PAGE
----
Menu

Science Snapshot: Free Fallin’ Salamanders

Arboreal salamanders use skydiving techniques to avoid smashing to the ground after a fall.

Lisa Winter
May 26, 2022


Many tree-dwelling species have adapted features and behaviors that help them stay high above the ground. Though wandering salamanders (Aneides vagrans) live about 45 meters (150 feet) in the air, the amphibians sometimes need to make a quick escape from predators without plummeting to an untimely death. According to a study published this week in Current Biology, these salamanders are able to contort themselves into positions that can slow down their descent and allow them to glide to safety.

Through the use of a wind tunnel, the researchers in the US were able to show that, during a fall, salamanders can flatten themselves out to mimic a parachute and reduce falling speeds up to 10 percent. Their limbs and tail aid their aerial acrobatics by steering them as they try to glide back toward the safety of a tree.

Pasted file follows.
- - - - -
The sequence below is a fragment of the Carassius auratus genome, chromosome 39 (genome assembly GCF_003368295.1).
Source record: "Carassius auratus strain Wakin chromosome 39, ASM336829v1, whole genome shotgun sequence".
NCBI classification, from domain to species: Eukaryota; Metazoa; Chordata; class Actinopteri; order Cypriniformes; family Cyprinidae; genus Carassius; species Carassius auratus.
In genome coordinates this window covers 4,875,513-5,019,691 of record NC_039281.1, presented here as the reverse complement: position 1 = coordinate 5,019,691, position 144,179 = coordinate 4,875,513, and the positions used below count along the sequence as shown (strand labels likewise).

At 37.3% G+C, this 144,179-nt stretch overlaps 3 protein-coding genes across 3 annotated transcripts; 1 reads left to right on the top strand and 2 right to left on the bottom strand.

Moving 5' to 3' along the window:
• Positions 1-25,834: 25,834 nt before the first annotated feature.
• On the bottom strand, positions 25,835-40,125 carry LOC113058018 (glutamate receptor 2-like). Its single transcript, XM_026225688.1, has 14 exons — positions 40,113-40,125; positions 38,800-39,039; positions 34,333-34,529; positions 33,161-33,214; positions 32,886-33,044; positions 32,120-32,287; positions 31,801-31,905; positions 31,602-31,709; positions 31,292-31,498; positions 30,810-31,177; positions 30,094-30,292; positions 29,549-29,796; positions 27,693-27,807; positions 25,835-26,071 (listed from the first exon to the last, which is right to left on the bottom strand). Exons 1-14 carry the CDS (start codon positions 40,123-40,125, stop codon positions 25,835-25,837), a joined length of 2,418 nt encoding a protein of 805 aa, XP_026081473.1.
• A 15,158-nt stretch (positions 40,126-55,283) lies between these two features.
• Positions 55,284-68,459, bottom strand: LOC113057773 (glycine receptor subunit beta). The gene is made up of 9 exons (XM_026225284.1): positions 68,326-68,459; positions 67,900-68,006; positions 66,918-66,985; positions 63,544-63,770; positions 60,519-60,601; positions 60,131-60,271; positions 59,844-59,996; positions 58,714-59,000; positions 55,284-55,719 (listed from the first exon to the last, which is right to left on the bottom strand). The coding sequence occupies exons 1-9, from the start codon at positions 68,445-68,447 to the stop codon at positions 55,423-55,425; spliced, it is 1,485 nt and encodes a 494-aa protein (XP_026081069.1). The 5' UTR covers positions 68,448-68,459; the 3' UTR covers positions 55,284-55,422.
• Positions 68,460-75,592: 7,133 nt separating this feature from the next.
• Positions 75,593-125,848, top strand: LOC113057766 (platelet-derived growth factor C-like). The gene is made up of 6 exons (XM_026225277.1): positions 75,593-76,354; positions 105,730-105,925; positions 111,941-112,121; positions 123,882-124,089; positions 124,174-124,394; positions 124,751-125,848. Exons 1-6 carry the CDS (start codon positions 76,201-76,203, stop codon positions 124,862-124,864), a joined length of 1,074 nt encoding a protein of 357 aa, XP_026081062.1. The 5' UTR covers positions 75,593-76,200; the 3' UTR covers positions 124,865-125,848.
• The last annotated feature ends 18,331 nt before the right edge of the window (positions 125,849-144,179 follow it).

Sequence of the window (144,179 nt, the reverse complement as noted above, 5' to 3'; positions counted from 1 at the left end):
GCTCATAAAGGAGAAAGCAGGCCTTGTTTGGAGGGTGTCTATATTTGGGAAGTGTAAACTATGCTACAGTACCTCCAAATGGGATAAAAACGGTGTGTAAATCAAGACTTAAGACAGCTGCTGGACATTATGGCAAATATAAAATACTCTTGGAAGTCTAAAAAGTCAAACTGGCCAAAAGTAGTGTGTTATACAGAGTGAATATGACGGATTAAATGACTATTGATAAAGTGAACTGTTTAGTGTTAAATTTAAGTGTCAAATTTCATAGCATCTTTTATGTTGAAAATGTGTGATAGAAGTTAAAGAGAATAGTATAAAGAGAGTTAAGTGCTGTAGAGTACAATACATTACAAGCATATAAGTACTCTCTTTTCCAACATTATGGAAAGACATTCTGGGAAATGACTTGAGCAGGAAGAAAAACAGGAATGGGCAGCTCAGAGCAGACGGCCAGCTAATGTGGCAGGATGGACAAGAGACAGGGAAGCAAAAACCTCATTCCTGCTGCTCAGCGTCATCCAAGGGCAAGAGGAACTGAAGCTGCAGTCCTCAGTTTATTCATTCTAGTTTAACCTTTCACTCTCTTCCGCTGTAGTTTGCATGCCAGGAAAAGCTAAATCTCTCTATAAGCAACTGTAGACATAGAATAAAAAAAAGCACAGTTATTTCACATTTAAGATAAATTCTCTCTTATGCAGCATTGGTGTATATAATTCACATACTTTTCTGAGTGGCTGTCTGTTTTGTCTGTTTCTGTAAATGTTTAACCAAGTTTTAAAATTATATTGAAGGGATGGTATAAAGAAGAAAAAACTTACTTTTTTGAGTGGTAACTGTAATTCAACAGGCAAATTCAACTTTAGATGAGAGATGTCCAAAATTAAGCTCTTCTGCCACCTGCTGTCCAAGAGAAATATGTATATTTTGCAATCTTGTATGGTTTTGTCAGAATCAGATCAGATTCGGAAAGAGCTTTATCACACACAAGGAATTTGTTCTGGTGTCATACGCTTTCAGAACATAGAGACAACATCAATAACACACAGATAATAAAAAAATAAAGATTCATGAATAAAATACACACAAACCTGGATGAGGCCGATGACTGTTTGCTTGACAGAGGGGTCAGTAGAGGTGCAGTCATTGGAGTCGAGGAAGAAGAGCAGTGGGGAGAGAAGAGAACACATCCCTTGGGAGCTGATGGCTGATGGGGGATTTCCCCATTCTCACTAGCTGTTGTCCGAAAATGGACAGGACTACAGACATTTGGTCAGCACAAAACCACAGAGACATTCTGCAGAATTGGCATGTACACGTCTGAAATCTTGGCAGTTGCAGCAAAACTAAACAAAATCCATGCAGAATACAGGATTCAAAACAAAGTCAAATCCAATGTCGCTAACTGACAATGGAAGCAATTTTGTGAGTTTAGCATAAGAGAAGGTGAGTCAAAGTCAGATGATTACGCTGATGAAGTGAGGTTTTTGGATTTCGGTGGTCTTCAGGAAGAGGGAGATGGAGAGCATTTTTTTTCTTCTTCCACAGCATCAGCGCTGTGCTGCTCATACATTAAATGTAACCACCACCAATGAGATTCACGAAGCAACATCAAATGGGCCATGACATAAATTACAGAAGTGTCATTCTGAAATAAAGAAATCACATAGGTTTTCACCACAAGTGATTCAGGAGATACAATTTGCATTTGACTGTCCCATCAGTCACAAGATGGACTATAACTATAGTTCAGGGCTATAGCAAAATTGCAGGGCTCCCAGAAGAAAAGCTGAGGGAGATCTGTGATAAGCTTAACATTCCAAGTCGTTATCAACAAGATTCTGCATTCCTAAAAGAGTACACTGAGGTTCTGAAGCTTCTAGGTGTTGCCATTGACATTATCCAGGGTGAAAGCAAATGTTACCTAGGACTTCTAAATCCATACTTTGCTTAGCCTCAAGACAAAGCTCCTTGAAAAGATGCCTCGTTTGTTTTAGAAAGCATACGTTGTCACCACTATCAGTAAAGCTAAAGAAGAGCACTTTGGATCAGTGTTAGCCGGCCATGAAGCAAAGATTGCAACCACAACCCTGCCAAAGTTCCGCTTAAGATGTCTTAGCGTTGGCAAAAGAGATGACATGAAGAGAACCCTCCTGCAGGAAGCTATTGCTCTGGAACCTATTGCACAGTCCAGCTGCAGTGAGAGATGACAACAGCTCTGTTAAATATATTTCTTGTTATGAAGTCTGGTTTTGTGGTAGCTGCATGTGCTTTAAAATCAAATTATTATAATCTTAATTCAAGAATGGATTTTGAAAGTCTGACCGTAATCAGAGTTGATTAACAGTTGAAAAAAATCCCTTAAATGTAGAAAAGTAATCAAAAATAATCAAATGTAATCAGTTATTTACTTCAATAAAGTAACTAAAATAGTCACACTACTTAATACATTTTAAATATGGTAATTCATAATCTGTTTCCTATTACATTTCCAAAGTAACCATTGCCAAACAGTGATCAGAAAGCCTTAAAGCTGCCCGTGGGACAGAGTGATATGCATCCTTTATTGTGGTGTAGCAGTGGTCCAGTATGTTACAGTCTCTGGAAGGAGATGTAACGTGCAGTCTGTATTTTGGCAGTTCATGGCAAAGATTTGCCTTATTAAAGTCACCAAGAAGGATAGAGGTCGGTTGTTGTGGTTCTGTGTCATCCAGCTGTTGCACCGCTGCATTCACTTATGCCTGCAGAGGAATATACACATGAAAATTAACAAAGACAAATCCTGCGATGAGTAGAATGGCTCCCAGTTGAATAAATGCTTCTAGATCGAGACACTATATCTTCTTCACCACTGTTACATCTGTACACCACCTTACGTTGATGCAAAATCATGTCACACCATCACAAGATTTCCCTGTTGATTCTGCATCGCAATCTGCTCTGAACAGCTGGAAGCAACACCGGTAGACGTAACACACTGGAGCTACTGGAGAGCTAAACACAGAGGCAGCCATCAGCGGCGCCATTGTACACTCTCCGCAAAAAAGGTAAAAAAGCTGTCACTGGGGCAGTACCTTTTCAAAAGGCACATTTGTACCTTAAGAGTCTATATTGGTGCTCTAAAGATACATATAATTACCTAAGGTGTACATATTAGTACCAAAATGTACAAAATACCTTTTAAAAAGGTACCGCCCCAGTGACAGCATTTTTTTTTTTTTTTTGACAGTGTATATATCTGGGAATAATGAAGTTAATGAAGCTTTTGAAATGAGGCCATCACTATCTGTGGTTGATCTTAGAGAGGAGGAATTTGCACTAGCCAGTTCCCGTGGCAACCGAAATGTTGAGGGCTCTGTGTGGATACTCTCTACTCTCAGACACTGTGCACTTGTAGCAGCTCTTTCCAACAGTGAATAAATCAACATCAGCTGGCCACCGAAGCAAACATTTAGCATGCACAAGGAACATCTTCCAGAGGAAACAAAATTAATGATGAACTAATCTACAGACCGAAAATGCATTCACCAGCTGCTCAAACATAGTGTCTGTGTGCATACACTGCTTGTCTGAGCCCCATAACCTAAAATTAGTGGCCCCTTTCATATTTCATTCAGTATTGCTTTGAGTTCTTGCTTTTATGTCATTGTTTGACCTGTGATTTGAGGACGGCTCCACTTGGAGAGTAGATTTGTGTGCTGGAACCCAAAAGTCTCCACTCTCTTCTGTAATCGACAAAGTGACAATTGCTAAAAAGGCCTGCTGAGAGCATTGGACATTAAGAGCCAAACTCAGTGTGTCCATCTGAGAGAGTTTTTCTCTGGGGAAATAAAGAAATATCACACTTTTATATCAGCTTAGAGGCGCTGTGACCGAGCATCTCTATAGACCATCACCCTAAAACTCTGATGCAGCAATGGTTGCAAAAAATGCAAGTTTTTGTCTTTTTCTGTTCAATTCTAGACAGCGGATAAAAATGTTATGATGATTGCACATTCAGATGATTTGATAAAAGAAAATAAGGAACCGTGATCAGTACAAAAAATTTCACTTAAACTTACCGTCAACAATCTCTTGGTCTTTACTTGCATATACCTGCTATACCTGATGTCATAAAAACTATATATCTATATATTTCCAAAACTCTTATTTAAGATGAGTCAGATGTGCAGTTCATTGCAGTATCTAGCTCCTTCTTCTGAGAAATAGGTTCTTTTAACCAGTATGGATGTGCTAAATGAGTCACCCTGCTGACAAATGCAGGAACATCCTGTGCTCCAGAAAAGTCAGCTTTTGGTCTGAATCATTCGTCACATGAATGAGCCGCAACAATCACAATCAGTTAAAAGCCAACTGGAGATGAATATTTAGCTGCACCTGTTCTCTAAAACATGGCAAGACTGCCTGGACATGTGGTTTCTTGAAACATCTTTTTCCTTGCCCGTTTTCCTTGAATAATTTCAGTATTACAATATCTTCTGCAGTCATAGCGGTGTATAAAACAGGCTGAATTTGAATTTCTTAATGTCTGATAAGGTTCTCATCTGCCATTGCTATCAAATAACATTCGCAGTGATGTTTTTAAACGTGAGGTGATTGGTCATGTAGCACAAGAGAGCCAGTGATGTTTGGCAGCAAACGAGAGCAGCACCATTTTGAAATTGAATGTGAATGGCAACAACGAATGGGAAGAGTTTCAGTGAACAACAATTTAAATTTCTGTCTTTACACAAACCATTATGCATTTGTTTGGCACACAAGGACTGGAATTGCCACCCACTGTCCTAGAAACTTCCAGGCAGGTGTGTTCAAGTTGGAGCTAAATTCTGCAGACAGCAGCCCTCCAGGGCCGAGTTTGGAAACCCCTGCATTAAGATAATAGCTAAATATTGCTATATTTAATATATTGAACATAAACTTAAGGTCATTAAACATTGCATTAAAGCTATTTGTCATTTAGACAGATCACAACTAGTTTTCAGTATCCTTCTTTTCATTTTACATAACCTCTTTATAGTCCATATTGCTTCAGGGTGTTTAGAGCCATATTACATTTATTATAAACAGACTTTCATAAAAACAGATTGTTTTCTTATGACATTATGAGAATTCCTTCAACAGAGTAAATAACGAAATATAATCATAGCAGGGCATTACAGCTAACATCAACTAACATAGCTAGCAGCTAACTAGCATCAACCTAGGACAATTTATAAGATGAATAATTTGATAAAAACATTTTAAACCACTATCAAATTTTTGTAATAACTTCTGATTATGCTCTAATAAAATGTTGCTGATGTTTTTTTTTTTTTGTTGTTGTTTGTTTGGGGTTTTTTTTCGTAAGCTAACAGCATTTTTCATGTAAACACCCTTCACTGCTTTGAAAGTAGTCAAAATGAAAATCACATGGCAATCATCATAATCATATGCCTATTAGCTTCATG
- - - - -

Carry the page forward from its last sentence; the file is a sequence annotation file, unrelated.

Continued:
June 2022, Issue 2

Vaccinating Against Overdose

Can the immune system help prevent overdose and treat addiction?

Marketplace

Sponsored Product Updates

A Faster, Scalable Electroporation System for Cell Therapies
Developing cellular therapeutics with an automated transfection platform.
Understanding Blood Cancer Cell-By-Cell
Single cell analyses invigorate drug discovery and shed light on treatment successes and failures.
Illuminating Fluorescent Experiments
Discover how scientists match fluorophores and detectors for accurate measurements.
Illuminating Biology with Luminescence
Understand the ins and outs of detecting luciferase activity.